The second in a series curated by Wired
editor-at-large Ben Hammersley
CEO and principal Matt Webb
take his turn behind the storied wooden desk at the Royal Institution
in London's Albemarle Street, delivering a lecture on domestic AI.
Opening with stills of futuristic space stations and grabs from the ever-entertaining Paleofuture
blog, which tracks the weird and wonderful predictions of the future, Webb quickly brought the audience down to earth, telling us that 'the bleeding edge of technology is in the home. We've flipped from the industrial to the domestic.'
Attributing this shift to computer designer PC inventor Doug Engelbart
, Webb argued that AI was here already. Not in the form, for example, of Hal from Kubrick's 2001
, but instead Roomba
the intelligent vacuum cleaner - with tech augmenting human experience, not replacing.
Urging all to keep an eye on the toy section of the Argos catalogue - 'where I go to get my fix of science fiction' - Webb looked at the simple learning and communications technology in the Furby toy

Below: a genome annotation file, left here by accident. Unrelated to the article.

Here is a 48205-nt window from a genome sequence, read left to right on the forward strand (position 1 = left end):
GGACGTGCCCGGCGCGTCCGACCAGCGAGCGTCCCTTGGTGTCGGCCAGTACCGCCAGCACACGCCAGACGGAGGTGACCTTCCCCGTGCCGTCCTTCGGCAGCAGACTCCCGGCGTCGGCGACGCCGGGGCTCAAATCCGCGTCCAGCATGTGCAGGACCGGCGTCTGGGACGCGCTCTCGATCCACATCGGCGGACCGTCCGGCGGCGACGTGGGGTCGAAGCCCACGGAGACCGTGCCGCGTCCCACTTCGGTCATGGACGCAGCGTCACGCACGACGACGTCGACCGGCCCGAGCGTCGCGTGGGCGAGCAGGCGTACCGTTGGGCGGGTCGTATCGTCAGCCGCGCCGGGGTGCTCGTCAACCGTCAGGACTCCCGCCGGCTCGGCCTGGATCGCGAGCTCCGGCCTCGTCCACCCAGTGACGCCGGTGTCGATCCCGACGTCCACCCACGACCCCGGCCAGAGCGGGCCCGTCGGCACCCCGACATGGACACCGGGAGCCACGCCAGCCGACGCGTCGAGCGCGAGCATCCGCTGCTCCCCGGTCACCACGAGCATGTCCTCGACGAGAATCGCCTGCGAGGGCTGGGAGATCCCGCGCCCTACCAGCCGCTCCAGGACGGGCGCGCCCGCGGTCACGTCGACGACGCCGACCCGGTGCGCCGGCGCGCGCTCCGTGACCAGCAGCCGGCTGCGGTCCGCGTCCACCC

, released as far back 1998 (and selling 40 million units). He argued that nano-tech developments are as important to product design, now, as the mini motor was in 1915.
Furby's limited AI, said Webb, took products into the realm of emotional attachment, something which dumb products cannot enjoy. The technology can be either based upon big maths (see the Sudoku Grab app
) or upon a 'mechanical turk' format - human workers supporting products (in the mode of the stuffed dog at Slough railway station which surprised Webb with a tweet
when he posted about it on his Twitter account).
Either way, the technology was 'cheap as chips' and capable of impressive results and in the case of the $1.99 Sudoku Grab, complex processes.
With designers also adding a layer of human engagement - for example the keep-fit coaching robot Autom
, which boasts a touchscreen and asks if the trainee is going to come back the bext day - A.I. has a powerful domestic pull.
'People are ready to relate to robots,' concludes Webb.
However, no sci-fi lecture would be complete without a warning: Webb reminds us that via 'cutification' we grow over-attached to products and, potentially, blase about the feelings of real, living things with which we do need to interact. So be careful out there, kids.Click here
to listen to the lecture in full, and visit the BERG blog
for co-principal Matt Jones' take on the preceding lecture in the series by Alex Deschamps-Sonsino
. The concluding lecture
features Ben Hammersley
on AI and geo-politics, on Thursday 24 February. www.rigb.orgberglondon.com